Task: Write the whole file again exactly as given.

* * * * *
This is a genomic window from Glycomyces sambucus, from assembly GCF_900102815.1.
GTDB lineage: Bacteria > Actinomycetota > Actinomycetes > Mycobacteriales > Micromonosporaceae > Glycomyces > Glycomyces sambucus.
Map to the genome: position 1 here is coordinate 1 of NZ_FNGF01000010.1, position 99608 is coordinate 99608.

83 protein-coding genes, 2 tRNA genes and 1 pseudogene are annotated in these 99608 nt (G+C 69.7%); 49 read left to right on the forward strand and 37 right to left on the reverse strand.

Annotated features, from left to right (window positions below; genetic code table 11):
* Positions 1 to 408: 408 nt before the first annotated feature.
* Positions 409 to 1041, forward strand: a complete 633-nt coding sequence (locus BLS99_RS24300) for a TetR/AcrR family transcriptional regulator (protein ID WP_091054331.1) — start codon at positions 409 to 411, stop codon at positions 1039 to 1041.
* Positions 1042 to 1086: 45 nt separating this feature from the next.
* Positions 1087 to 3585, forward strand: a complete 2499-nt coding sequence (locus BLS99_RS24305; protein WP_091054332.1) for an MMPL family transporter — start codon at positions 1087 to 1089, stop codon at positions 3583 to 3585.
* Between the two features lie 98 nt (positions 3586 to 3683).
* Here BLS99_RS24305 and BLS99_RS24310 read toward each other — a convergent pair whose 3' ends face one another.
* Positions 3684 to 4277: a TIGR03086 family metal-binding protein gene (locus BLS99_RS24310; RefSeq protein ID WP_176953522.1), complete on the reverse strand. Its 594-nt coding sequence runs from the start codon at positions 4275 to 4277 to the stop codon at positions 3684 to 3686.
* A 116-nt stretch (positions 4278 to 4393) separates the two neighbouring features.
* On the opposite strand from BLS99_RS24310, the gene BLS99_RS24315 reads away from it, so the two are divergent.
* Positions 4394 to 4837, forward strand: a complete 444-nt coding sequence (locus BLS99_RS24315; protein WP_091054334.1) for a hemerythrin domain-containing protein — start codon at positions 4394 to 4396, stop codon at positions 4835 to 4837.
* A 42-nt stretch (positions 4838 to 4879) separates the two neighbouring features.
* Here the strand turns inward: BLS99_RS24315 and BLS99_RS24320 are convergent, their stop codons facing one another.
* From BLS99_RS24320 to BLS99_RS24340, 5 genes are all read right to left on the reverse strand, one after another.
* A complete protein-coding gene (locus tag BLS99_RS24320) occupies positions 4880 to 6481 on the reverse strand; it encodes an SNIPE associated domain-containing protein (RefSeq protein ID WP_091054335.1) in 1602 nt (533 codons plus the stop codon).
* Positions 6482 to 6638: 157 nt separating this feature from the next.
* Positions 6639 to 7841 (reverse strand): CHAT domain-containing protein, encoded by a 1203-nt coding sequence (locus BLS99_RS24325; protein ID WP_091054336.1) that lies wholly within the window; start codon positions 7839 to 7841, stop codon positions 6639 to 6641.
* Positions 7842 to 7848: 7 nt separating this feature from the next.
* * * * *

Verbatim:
This is a genomic window from Glycomyces sambucus, from assembly GCF_900102815.1.
GTDB lineage: Bacteria > Actinomycetota > Actinomycetes > Mycobacteriales > Micromonosporaceae > Glycomyces > Glycomyces sambucus.
Map to the genome: position 1 here is coordinate 1 of NZ_FNGF01000010.1, position 99608 is coordinate 99608.

83 protein-coding genes, 2 tRNA genes and 1 pseudogene are annotated in these 99608 nt (G+C 69.7%); 49 read left to right on the forward strand and 37 right to left on the reverse strand.

Annotated features, from left to right (window positions below; genetic code table 11):
* Positions 1 to 408: 408 nt before the first annotated feature.
* Positions 409 to 1041, forward strand: a complete 633-nt coding sequence (locus BLS99_RS24300) for a TetR/AcrR family transcriptional regulator (protein ID WP_091054331.1) — start codon at positions 409 to 411, stop codon at positions 1039 to 1041.
* Positions 1042 to 1086: 45 nt separating this feature from the next.
* Positions 1087 to 3585, forward strand: a complete 2499-nt coding sequence (locus BLS99_RS24305; protein WP_091054332.1) for an MMPL family transporter — start codon at positions 1087 to 1089, stop codon at positions 3583 to 3585.
* Between the two features lie 98 nt (positions 3586 to 3683).
* Here BLS99_RS24305 and BLS99_RS24310 read toward each other — a convergent pair whose 3' ends face one another.
* Positions 3684 to 4277: a TIGR03086 family metal-binding protein gene (locus BLS99_RS24310; RefSeq protein ID WP_176953522.1), complete on the reverse strand. Its 594-nt coding sequence runs from the start codon at positions 4275 to 4277 to the stop codon at positions 3684 to 3686.
* A 116-nt stretch (positions 4278 to 4393) separates the two neighbouring features.
* On the opposite strand from BLS99_RS24310, the gene BLS99_RS24315 reads away from it, so the two are divergent.
* Positions 4394 to 4837, forward strand: a complete 444-nt coding sequence (locus BLS99_RS24315; protein WP_091054334.1) for a hemerythrin domain-containing protein — start codon at positions 4394 to 4396, stop codon at positions 4835 to 4837.
* A 42-nt stretch (positions 4838 to 4879) separates the two neighbouring features.
* Here the strand turns inward: BLS99_RS24315 and BLS99_RS24320 are convergent, their stop codons facing one another.
* From BLS99_RS24320 to BLS99_RS24340, 5 genes are all read right to left on the reverse strand, one after another.
* A complete protein-coding gene (locus tag BLS99_RS24320) occupies positions 4880 to 6481 on the reverse strand; it encodes an SNIPE associated domain-containing protein (RefSeq protein ID WP_091054335.1) in 1602 nt (533 codons plus the stop codon).
* Positions 6482 to 6638: 157 nt separating this feature from the next.
* Positions 6639 to 7841 (reverse strand): CHAT domain-containing protein, encoded by a 1203-nt coding sequence (locus BLS99_RS24325; protein ID WP_091054336.1) that lies wholly within the window; start codon positions 7839 to 7841, stop codon positions 6639 to 6641.
* Positions 7842 to 7848: 7 nt separating this feature from the next.